These two lessons also apply when you select a provider of cloud services. Be very careful if they offer you to host your cloud. This is simple if you only have a few dozens or hundreds of devices. It is a totally different story if you have thousands of devices – and growing quickly.

Also be careful, if they haven’t built a solution in your sector. If they have a good solution for fleet management, this doesn’t mean that they are good in processing the data coming from combined or forage harvesters. It is a totally different story.

Announcing My Talk “Qt vs. Web – Total Cost of Ownership” at Qt World Summit 2017

I am proud to announce that my talk “Qt vs. Web – Total Cost of Ownership” was accepted for Qt World Summit 2017. It is scheduled for Thursday, October 12, at 11:30 in the Business track.

I’ll show that Web applications require a considerably more powerful system-on-chip (SoC) than Qt applications to achieve a good user experience. However, a more powerful SoC is also much more expensive, as the following diagram shows.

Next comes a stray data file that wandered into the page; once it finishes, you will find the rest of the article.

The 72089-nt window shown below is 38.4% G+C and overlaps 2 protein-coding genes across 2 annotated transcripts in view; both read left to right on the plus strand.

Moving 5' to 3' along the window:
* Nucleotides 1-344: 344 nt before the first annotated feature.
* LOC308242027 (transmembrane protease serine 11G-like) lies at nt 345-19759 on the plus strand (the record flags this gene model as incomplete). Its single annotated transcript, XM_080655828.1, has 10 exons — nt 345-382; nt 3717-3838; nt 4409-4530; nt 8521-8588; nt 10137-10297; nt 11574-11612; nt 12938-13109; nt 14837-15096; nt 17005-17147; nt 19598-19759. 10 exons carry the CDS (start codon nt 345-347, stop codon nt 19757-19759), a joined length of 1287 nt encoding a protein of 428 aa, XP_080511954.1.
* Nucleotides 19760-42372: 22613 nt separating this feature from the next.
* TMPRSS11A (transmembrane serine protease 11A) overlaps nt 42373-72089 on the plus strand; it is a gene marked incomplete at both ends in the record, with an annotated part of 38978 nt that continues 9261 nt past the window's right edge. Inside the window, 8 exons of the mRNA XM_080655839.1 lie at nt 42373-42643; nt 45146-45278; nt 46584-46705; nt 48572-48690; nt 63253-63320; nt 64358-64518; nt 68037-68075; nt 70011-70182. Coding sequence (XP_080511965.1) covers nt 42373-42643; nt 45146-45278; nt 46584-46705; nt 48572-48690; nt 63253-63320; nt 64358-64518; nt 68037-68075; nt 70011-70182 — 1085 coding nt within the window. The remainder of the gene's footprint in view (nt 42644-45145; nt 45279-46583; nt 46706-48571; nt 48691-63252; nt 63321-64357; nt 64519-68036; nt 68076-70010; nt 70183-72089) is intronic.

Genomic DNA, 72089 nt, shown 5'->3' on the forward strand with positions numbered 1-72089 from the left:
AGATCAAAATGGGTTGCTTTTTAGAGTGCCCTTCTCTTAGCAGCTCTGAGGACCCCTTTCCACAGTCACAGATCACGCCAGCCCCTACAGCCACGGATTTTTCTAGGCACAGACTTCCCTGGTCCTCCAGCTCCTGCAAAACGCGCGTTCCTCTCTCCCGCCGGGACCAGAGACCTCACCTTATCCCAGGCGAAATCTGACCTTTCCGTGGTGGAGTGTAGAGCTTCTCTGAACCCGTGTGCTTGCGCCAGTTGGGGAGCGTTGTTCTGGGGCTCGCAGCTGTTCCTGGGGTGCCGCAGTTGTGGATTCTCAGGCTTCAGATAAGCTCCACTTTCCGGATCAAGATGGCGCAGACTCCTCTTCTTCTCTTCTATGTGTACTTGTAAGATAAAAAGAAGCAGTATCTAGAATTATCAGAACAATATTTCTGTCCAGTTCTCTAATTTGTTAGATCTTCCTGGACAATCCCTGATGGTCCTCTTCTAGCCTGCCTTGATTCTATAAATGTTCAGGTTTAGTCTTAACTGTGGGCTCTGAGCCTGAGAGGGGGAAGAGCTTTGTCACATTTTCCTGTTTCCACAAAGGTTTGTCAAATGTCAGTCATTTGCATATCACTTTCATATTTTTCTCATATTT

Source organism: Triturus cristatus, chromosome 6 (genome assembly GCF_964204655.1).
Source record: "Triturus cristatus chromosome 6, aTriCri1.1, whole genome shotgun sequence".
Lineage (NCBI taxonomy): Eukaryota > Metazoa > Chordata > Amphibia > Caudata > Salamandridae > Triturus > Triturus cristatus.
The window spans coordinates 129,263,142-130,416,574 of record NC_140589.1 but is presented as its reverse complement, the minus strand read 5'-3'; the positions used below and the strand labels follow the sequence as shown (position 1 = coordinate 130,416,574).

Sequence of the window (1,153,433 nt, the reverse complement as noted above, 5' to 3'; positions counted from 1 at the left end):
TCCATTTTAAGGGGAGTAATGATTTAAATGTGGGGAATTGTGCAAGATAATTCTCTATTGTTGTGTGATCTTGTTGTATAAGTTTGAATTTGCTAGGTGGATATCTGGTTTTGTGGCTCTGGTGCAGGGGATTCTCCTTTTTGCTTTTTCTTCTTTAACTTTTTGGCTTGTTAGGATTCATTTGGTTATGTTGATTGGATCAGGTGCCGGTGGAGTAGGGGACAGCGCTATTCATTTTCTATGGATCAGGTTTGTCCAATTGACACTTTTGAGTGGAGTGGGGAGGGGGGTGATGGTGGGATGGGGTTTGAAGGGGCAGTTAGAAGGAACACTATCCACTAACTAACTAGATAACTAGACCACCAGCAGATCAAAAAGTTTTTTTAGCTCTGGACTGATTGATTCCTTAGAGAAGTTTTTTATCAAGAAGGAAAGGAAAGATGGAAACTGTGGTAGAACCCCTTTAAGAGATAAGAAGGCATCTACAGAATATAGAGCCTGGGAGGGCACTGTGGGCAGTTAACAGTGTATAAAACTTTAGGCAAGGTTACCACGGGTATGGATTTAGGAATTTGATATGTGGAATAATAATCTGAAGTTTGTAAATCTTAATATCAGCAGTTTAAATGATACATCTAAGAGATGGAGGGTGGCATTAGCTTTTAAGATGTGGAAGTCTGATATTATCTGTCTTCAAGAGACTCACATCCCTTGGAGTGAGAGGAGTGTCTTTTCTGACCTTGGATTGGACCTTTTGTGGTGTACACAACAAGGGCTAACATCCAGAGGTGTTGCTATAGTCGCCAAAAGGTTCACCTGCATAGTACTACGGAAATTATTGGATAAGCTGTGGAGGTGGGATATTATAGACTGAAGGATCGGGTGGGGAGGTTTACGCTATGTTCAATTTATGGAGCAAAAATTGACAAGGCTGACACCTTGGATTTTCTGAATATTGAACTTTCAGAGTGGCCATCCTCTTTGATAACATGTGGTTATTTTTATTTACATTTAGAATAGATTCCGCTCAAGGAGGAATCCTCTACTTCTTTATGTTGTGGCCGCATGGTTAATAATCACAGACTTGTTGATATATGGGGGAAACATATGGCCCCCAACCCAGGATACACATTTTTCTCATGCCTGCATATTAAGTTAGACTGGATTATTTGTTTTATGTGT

Hope to see you in Berlin.

I’ll make the presentation slides available immediately after Qt World Summit.

CAN Standard Helps Attackers to Switch Off Brakes, Steering and Engine

Security researchers from TrendMicro and the Technical University of Milano explain in a blog post “The Crisis of Connected Cars: When Vulnerabilities Affect the CAN Standard” and a video how to switch off any electronic control unit (ECU) attached to the CAN bus. An attacker could switch off the brakes, engine or steering of your car. The researchers exploit a feature defined in the CAN standard. Every vehicle using CAN bus – so, basically every car, truck, harvester, tractor and construction machine – is open to the attack.